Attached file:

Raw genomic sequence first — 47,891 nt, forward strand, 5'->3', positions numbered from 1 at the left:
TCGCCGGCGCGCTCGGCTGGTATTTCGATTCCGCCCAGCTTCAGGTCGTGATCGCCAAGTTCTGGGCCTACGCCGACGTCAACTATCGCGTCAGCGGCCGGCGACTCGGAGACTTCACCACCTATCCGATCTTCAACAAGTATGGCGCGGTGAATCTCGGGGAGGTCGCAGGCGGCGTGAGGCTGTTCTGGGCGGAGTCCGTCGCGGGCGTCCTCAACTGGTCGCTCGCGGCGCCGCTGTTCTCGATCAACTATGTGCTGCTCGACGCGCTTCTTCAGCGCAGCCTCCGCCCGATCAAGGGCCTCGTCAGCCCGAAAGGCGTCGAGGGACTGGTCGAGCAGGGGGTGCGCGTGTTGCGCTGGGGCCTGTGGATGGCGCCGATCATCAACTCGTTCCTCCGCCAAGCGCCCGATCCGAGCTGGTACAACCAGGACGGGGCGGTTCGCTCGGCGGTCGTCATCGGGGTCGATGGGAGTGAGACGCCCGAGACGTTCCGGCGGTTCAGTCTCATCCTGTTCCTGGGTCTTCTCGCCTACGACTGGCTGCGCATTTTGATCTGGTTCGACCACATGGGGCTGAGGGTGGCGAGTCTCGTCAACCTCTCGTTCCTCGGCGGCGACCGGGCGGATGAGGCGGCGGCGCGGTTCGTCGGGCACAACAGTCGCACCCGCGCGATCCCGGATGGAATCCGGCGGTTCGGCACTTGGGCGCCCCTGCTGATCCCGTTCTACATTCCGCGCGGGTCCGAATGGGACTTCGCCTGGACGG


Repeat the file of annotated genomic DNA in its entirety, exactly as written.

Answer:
Raw genomic sequence first — 47,891 nt, forward strand, 5'->3', positions numbered from 1 at the left:
TCGCCGGCGCGCTCGGCTGGTATTTCGATTCCGCCCAGCTTCAGGTCGTGATCGCCAAGTTCTGGGCCTACGCCGACGTCAACTATCGCGTCAGCGGCCGGCGACTCGGAGACTTCACCACCTATCCGATCTTCAACAAGTATGGCGCGGTGAATCTCGGGGAGGTCGCAGGCGGCGTGAGGCTGTTCTGGGCGGAGTCCGTCGCGGGCGTCCTCAACTGGTCGCTCGCGGCGCCGCTGTTCTCGATCAACTATGTGCTGCTCGACGCGCTTCTTCAGCGCAGCCTCCGCCCGATCAAGGGCCTCGTCAGCCCGAAAGGCGTCGAGGGACTGGTCGAGCAGGGGGTGCGCGTGTTGCGCTGGGGCCTGTGGATGGCGCCGATCATCAACTCGTTCCTCCGCCAAGCGCCCGATCCGAGCTGGTACAACCAGGACGGGGCGGTTCGCTCGGCGGTCGTCATCGGGGTCGATGGGAGTGAGACGCCCGAGACGTTCCGGCGGTTCAGTCTCATCCTGTTCCTGGGTCTTCTCGCCTACGACTGGCTGCGCATTTTGATCTGGTTCGACCACATGGGGCTGAGGGTGGCGAGTCTCGTCAACCTCTCGTTCCTCGGCGGCGACCGGGCGGATGAGGCGGCGGCGCGGTTCGTCGGGCACAACAGTCGCACCCGCGCGATCCCGGATGGAATCCGGCGGTTCGGCACTTGGGCGCCCCTGCTGATCCCGTTCTACATTCCGCGCGGGTCCGAATGGGACTTCGCCTGGACGG